left un-questioned; too many to mention.
You’ve gone back to the egg.
You have been silenced like Ellen James.
Long did you stand as the grown-up Pan.
You have sucked the marrow out of this life.
There is no Doubt (the) fire has gone out.
It makes us want to shout,
Oh Captain, My Captain!
Thank you for your gift,
we’ve enjoyed it while it lasted.
And in our hearts you will live within a smile.
What dreams may come, you will greet us.
You will meet us with a joke in tow.
We know your journey has ended.
The Genie has been freed.
The Buffoon. The Clown.
The Genius indeed. Oh, Captain,
Bon Voyage!

© Walter J Wojtanik, 2014

TIMEPIECE

“Tarnished and dented; a bauble from a bygone day”

Tarnished and dented; a bauble of a bygone day.
In a wooden cigar box; keepsakes both, with
little more function than that. The stem fused
to the casing, the workings have retired. But,

it has inspired me to find the link. The contents
of the box play like a road map; clues to unravel
the mystery that is my history. The key, worn and
encrusted with years of dirt and oils from feeble fingers.

It lingers in my hand for a moment, its uncertainty secured.
Papers, folded and bound with a frail rubber band
line the bottom of the box. A visa document,
possibly a first issue wrapped in a tissue to protect

what it meant to an old Polish immigrant determined
to become all that America had to offer. Naturalization
documents, meant to pronounce his acceptance
of a lifestyle long sought, and their acceptance of him

as one of the free and brave. The camera buried amongst
the treasures, bellows cracked and torn, a forlorn
instrument with which a part of his life had been preserved.
It all deserved a better fate, but it is too late to shed

a single tear from your eyes for its demise. The puzzle
is splayed before you, the detective of your past.
A torn swatch of a fabric, hues faded but shades
of blue and red and white pressed between pages.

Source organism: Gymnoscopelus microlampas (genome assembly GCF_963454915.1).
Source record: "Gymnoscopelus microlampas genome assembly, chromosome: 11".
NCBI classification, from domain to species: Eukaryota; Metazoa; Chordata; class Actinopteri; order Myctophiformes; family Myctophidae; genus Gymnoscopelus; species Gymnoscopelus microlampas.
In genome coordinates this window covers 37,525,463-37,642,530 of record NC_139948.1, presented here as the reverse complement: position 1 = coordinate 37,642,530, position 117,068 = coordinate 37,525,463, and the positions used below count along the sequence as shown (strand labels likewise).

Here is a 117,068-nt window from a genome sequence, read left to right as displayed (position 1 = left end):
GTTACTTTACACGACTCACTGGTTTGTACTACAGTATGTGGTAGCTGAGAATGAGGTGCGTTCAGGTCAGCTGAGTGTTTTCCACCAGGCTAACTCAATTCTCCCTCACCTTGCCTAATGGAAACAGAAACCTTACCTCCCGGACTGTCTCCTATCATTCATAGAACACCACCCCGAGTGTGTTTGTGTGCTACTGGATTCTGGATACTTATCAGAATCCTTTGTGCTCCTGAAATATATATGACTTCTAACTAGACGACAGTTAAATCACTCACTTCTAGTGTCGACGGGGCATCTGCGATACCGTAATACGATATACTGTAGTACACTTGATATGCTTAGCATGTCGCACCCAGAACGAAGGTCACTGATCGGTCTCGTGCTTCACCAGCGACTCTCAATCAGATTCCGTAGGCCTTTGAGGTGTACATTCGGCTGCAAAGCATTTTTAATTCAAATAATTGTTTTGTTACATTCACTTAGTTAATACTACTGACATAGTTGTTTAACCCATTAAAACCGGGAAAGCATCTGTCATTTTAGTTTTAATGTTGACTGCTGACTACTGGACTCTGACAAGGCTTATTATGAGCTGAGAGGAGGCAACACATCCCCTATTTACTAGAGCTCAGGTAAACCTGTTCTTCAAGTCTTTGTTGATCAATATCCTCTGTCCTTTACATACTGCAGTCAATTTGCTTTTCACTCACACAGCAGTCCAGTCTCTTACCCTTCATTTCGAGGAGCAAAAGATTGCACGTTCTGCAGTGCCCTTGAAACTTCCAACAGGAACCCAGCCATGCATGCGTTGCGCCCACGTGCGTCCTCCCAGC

Finally, one last piece remains. A photograph.
a dark and handsome young man; heavy jacket and
a fedora pulled down across the brow. Intermingled
with other similar folk unconcerned for their purpose.

But the subject stands tall. Proud. Posed to save
this moment in memory, and upon this daguerreotype
for long after. In the background, Lady Liberty stands strong.
In his hand an American flag clutched to his chest.

A chain from buttonhole to vest pockets and a key as a fob,
a cinch to keep his pride from bursting. It insinuates
the only part missing was the watch that sat tucked
close to his left hand. A trinket; a remembrance

of the father he had left behind in Igolomia, Poland
to claim his dream. It remains strong in your own heart
as the box that holds your Great-Grandfather’s declaration secure.
You are sure the timepiece marked his life as well as your own.

 

Presented at dVerse Poets Pub – OLN Week #104

POEM STARTING WITH A LINE FROM ROGER McGOUGH

The trouble with snowmen…
A snowman with “appendages”
is rather quite HOT,
until he gets hot
and then, he is not!

© Copyright Walter J. Wojtanik – 2013

First line taken from “The Trouble With Snowmen” by Roger McGough

Written for MIZ QUICKLY’S IMPROMPTU POETRY – Day 25 “Poem starting with a line…”

BAT OUT OF HELL

Gone are the days where we played
for hours and hours, skinning knees